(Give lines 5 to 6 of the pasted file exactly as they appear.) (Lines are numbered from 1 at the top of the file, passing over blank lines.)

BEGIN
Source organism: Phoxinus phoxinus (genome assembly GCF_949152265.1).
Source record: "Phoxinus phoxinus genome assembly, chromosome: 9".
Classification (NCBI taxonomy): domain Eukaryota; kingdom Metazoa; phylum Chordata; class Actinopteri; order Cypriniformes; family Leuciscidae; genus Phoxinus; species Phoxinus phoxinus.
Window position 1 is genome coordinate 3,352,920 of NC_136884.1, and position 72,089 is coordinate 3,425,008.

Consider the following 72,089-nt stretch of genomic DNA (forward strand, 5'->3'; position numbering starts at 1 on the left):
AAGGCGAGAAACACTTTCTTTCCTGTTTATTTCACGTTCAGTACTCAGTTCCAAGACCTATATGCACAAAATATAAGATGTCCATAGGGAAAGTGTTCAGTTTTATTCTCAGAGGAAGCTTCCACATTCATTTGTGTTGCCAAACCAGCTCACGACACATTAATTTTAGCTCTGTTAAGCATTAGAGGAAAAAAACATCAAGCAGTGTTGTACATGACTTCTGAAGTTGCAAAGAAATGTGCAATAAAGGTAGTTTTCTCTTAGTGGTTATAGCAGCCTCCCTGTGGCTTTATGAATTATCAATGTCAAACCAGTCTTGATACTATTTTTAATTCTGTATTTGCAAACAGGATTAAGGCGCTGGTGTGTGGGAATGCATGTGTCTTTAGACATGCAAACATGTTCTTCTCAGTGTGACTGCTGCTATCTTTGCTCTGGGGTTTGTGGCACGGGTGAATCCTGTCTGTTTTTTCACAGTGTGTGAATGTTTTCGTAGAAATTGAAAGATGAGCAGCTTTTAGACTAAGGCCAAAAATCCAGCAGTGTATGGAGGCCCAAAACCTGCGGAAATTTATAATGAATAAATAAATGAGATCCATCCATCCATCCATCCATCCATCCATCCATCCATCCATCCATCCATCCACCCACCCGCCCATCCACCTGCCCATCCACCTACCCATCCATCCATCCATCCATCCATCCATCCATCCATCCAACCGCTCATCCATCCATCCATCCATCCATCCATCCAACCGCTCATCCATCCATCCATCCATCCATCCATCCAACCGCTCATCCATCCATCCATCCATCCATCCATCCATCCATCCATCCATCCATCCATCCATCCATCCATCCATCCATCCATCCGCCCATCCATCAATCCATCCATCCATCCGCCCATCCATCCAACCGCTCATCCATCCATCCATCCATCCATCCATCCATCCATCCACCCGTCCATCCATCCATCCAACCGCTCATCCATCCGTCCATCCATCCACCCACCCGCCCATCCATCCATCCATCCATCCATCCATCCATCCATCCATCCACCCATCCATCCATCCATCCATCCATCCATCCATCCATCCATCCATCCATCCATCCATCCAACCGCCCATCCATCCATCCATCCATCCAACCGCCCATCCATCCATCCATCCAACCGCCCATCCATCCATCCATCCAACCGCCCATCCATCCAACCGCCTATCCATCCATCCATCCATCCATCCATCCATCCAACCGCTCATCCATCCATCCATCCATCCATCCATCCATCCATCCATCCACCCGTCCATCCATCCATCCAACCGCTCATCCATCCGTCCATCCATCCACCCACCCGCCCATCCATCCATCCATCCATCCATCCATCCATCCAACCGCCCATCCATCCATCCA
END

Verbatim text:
Consider the following 72,089-nt stretch of genomic DNA (forward strand, 5'->3'; position numbering starts at 1 on the left):
AAGGCGAGAAACACTTTCTTTCCTGTTTATTTCACGTTCAGTACTCAGTTCCAAGACCTATATGCACAAAATATAAGATGTCCATAGGGAAAGTGTTCAGTTTTATTCTCAGAGGAAGCTTCCACATTCATTTGTGTTGCCAAACCAGCTCACGACACATTAATTTTAGCTCTGTTAAGCATTAGAGGAAAAAAACATCAAGCAGTGTTGTACATGACTTCTGAAGTTGCAAAGAAATGTGCAATAAAGGTAGTTTTCTCTTAGTGGTTATAGCAGCCTCCCTGTGGCTTTATGAATTATCAATGTCAAACCAGTCTTGATACTATTTTTAATTCTGTATTTGCAAACAGGATTAAGGCGCTGGTGTGTGGGAATGCATGTGTCTTTAGACATGCAAACATGTTCTTCTCAGTGTGACTGCTGCTATCTTTGCTCTGGGGTTTGTGGCACGGGTGAATCCTGTCTGTTTTTTCACAGTGTGTGAATGTTTTCGTAGAAATTGAAAGATGAGCAGCTTTTAGACTAAGGCCAAAAATCCAGCAGTGTATGGAGGCCCAAAACCTGCGGAAATTTATAATGAATAAATAAATGAGATCCATCCATCCATCCATCCATCCATCCATCCATCCATCCATCCATCCATCCACCCACCCGCCCATCCACCTGCCCATCCACCTACCCATCCATCCATCCATCCATCCATCCATCCATCCATCCAACCGCTCATCCATCCATCCATCCATCCATCCATCCAACCGCTCATCCATCCATCCATCCATCCATCCATCCAACCGCTCATCCATCCATCCATCCATCCATCCATCCATCCATCCATCCATCCATCCATCCATCCATCCATCCATCCATCCATCCGCCCATCCATCAATCCATCCATCCATCCGCCCATCCATCCAACCGCTCATCCATCCATCCATCCATCCATCCATCCATCCATCCACCCGTCCATCCATCCATCCAACCGCTCATCCATCCGTCCATCCATCCACCCACCCGCCCATCCATCCATCCATCCATCCATCCATCCATCCATCCATCCACCCATCCATCCATCCATCCATCCATCCATCCATCCATCCATCCATCCATCCATCCATCCAACCGCCCATCCATCCATCCATCCATCCAACCGCCCATCCATCCATCCATCCAACCGCCCATCCATCCATCCATCCAACCGCCCATCCATCCAACCGCCTATCCATCCATCCATCCATCCATCCATCCATCCAACCGCTCATCCATCCATCCATCCATCCATCCATCCATCCATCCATCCACCCGTCCATCCATCCATCCAACCGCTCATCCATCCGTCCATCCATCCACCCACCCGCCCATCCATCCATCCATCCATCCATCCATCCATCCAACCGCCCATCCATCCATCCA